Quality matters: for insightful quality advice, get to know your big data

Per Nymand-Andersen

This chapter outlines where data scientists often go wrong when trying to use big data sets to describe relationships between variables. We discuss these problems and explain why data quality analysis should always be done up front before any analysis takes place.

INTRODUCTION

Big data is a wonderful playground for statisticians and economists and provides ample opportunities to test existing theories and discover new causations among large data sets to trace down new insights which, if proven to be consistent over time, may well generate new theories, particularly in the social and behavioural sciences.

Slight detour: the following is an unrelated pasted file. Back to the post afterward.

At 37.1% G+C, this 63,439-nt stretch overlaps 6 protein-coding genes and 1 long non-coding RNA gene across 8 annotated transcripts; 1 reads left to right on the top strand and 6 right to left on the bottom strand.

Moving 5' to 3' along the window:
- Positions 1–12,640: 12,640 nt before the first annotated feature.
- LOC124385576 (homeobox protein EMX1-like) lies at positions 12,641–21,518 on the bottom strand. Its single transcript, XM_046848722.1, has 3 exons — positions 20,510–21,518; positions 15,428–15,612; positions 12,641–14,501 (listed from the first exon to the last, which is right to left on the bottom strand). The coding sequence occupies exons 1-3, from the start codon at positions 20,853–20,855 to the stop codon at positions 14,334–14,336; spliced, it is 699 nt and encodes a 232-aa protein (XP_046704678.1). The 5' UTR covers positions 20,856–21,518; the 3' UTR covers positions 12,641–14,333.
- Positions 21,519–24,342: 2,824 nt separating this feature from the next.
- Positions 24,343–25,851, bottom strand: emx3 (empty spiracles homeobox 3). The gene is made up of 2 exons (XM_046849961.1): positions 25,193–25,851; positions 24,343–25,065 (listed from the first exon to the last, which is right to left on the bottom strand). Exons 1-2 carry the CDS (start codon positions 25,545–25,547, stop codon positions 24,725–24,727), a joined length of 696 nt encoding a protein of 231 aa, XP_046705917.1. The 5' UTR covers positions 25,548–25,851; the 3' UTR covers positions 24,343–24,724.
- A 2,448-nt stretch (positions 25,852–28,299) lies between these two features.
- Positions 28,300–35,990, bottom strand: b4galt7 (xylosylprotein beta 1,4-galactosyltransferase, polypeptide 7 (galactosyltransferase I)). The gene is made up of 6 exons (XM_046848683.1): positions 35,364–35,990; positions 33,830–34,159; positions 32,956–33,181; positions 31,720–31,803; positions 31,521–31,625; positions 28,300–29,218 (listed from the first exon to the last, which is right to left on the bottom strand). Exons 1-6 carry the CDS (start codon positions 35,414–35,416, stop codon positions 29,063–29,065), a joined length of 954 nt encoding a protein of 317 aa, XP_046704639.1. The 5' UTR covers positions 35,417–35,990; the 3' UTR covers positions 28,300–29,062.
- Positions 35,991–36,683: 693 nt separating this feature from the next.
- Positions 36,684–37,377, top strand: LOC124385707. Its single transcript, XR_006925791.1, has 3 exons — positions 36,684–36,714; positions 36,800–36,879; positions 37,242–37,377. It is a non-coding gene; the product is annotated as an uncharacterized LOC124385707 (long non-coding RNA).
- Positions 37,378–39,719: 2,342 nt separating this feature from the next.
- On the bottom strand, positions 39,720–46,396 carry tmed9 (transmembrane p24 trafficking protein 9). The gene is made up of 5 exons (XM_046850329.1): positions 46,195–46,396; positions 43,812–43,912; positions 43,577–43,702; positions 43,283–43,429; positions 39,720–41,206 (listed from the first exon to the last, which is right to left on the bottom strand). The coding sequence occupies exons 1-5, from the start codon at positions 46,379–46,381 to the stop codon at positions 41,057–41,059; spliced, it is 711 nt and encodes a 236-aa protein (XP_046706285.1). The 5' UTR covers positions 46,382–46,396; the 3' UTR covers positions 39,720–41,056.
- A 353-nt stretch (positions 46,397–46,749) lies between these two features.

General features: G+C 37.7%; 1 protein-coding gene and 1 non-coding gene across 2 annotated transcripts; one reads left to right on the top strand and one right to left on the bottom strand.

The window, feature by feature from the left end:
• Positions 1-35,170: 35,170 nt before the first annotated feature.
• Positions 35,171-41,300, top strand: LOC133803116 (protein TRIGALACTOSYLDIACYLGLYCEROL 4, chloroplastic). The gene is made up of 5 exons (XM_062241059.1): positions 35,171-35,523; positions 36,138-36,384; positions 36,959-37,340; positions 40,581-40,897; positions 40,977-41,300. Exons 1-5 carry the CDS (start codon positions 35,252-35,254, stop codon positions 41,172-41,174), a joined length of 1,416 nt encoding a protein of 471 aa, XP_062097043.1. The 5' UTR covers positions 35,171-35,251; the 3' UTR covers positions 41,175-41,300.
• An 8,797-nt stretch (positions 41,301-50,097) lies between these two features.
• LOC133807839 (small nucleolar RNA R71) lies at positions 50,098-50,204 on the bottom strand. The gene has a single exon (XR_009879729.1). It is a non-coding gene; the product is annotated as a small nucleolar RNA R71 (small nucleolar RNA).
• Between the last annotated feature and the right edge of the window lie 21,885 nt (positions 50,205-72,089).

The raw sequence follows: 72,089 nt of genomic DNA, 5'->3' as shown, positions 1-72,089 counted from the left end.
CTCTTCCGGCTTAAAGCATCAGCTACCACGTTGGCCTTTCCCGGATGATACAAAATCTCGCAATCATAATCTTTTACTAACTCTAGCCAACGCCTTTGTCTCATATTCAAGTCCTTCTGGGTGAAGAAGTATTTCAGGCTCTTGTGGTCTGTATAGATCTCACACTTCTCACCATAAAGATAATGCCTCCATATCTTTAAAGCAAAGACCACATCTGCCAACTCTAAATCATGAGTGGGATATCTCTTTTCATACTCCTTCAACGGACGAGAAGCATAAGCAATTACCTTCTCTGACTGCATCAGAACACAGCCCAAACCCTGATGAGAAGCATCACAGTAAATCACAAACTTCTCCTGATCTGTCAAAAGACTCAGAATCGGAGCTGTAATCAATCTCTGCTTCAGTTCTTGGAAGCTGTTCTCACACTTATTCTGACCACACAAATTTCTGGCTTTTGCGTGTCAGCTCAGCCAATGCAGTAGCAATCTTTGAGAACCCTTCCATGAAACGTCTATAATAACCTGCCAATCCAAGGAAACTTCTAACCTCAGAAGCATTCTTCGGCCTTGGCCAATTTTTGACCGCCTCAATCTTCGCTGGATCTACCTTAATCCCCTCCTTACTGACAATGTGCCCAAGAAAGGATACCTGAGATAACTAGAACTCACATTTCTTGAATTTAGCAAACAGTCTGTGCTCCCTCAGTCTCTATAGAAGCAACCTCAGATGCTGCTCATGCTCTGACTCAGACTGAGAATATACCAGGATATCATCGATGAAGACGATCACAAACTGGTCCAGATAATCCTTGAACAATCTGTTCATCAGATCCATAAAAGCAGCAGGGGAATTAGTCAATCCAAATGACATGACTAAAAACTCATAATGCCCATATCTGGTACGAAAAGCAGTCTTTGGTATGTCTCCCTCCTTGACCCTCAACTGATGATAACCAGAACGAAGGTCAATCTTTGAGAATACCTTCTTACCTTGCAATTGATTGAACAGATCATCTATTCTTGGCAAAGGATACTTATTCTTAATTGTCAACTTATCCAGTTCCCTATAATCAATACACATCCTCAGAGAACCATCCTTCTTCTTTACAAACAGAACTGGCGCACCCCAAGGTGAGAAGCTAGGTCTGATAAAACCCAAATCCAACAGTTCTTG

It is a wonderland both for those researchers who are curious at the micro level and for those with a macro-level oversight, as big data approaches offer the prospect of supplementing existing predictions and stimulating both academic and political debate. Indeed, using alternative data sets may create the opportunity to adjust our model-based theory and recognise the fragility of the assumptions imposed on our models in order to make our predictions more realistic, while describing the uncertainties surrounding our models and results. It may therefore give us the

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